Political theology, conceived rather as applying in the last instance to more than freedom alone—for instance, as the examination also of a society’s supposedly sacred or highest values—might provide an illuminating perspective on the oft-asserted sanctity of humanity, of property, of reason, of nature, or of the rule of law itself. To approach such commitments and projects as forms of political theology is to underscore that they, too, rest on premises that cannot be derivative, which is to say, on a leap of faith of sorts. Perhaps, in maintaining that there is no political theology in the workings of the EU, Kahn concedes too much to the liberal self-conception that he otherwise adeptly deflates.

To follow Kahn and Schmitt, perhaps we should not call these other sacred or highest values political theological if they do not self-consciously evoke Schmitt’s friend/enemy distinction or entail the possibility of human sacrifice (although they may do so more often than we would like to think). But rather than accept their “secular” self-declarations as Kahn seems to, we might have recourse to other labels (such as “legal theology,” to cite John Comaroff). On the other hand, I am skeptical of using the Schmittian friend/enemy distinction as the criterion for the political as it seems, through inversion and thus replication, to privilege the core liberal values—of life and self-ownership—over other highest values. Conjoining “political” and “theological” presents an opportunity to focus on the creation and maintenance of a cultural order more broadly—something that can take place in settings aside from the confrontation with the enemy, such in as the creation of a trade zone. Another way, then, of understanding the exclusions that Kahn makes—of the EU, and its lack of an enemy, for example—is that he emphasizes the “political” side of the conjunction more than the “theological.”

If one concern, then, is that Kahn gives up too much in terms of the self-declared secularity of substantive areas and sites of legal activity, a second fear is that by treating freedom and popular sovereignty as a kind of prerequisite for engaging the theological, Kahn excludes from its scope the experience of being unfree. That is, Kahn’s political theology consists of the internally generated, not the externally imposed or imported, political order. But to return to the examples of the sacred nature of property, trade, or humanity—such valorizations might very well be, and in fact often are, imposed by external powers. Indeed, in the postwar era, juridical sovereignty itself is the form through which many states have been governed, as much as it is the form through which they have engaged in self-government and freedom. A conception of the sovereign, accordingly, as an outsider and alien—like Marshall Sahlins’s “stranger king,” who comes from abroad and is joined to the local people through marriage and sacrifice—is still relevant. In many postcolonial contexts, though, it may be hard to decide who is the best candidate for such a designation: the estranged national elite; the global banking class; the U.S., on which Kahn focuses; or, most recently, China.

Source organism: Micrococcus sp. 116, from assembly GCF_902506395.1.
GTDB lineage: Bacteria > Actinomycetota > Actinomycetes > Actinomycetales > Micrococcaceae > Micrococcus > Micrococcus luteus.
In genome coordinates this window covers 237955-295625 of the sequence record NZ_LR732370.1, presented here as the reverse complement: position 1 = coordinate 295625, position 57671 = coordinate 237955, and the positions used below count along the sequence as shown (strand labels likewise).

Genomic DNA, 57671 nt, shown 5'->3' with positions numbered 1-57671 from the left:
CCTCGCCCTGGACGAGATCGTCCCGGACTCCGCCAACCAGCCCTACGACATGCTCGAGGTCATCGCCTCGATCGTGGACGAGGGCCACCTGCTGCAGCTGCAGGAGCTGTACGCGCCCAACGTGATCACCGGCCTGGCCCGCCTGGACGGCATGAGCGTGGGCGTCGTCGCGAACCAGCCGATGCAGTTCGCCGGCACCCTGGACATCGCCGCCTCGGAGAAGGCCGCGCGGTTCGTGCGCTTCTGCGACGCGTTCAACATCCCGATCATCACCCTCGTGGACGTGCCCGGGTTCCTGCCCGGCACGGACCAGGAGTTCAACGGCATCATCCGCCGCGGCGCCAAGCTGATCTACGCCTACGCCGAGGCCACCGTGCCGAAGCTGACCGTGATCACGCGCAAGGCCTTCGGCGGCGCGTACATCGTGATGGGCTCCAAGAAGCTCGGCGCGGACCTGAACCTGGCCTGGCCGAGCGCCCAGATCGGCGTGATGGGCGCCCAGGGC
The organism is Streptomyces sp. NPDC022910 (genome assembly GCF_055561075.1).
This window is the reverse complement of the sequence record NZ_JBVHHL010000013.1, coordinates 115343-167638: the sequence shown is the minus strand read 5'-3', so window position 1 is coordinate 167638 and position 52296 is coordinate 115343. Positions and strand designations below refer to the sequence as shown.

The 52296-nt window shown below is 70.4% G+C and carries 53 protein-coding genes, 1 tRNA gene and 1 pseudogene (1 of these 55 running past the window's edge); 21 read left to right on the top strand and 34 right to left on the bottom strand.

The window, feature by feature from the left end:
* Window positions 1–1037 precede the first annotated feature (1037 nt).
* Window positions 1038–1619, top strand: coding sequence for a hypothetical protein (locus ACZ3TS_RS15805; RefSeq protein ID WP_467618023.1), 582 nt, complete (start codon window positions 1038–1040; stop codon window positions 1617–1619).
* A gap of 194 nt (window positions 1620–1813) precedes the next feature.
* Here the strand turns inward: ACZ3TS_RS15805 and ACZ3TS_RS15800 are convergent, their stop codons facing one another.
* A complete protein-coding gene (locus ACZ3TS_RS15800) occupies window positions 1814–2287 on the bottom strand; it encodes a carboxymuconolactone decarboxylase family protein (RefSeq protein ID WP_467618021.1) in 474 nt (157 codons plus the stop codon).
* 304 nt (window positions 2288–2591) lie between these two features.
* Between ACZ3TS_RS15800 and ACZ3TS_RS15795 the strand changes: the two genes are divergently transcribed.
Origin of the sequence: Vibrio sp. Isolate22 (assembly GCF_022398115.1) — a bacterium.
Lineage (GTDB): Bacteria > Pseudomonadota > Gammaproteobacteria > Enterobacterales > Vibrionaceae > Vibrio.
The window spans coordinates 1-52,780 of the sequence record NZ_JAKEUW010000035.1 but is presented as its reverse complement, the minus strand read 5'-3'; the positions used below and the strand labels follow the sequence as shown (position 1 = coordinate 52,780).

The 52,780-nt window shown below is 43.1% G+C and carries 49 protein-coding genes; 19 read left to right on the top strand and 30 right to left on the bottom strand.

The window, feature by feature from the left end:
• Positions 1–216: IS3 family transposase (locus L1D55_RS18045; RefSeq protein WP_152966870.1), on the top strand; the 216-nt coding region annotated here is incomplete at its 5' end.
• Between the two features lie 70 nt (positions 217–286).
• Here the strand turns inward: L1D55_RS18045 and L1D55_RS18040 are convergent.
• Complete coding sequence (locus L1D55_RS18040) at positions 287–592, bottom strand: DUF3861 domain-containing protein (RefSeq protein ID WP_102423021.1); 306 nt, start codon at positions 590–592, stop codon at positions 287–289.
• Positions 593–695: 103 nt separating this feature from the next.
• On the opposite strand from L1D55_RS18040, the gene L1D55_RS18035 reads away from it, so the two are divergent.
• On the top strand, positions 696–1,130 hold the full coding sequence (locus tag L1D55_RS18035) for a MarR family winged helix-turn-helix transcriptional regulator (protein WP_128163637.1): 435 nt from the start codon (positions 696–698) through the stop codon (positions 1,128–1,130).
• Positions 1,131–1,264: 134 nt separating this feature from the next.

Even in the U.S., popular sovereignty is not the only conception of sovereignty. I heartily agree with Kahn that popular sovereignty merits a political theological analysis, in the U.S. and elsewhere. But in legal doctrine and state practice, governmental sovereignty often derives directly from the Crown and international law, not from popular sovereignty. (See, for example, Justice Sutherland’s remarkable opinion describing the sovereign powers transmitted from the Crown to the Union, and not derived from the Constitution. United States v. Curtiss-Wright Export Corp., 299 U.S. 304 [1936]). The exclusion of these genealogies of sovereignty is surprising in a study of American political theology, because it is from within this lineage that the United States government proclaimed itself to be sovereign. This dimension of American sovereignty is no less free, and no less theological, than Kahn contends, though it is not grounded in popular sovereignty.

And, as Kahn notes, even within the tradition of popular sovereignty it is possible, indeed common, for the manifestations of popular sovereignty of one moment to be alien to those living at a later moment. Put another way, the freedom he describes entails the power to create order for others. It may even include the freedom to present one’s own commitments to property, trade and humanity as non-political, non-theological, and universal. The experience of the recipients of such intergenerational or imperial beneficence need not be ruled out of the bounds of political theological inquiry because they do not act freely.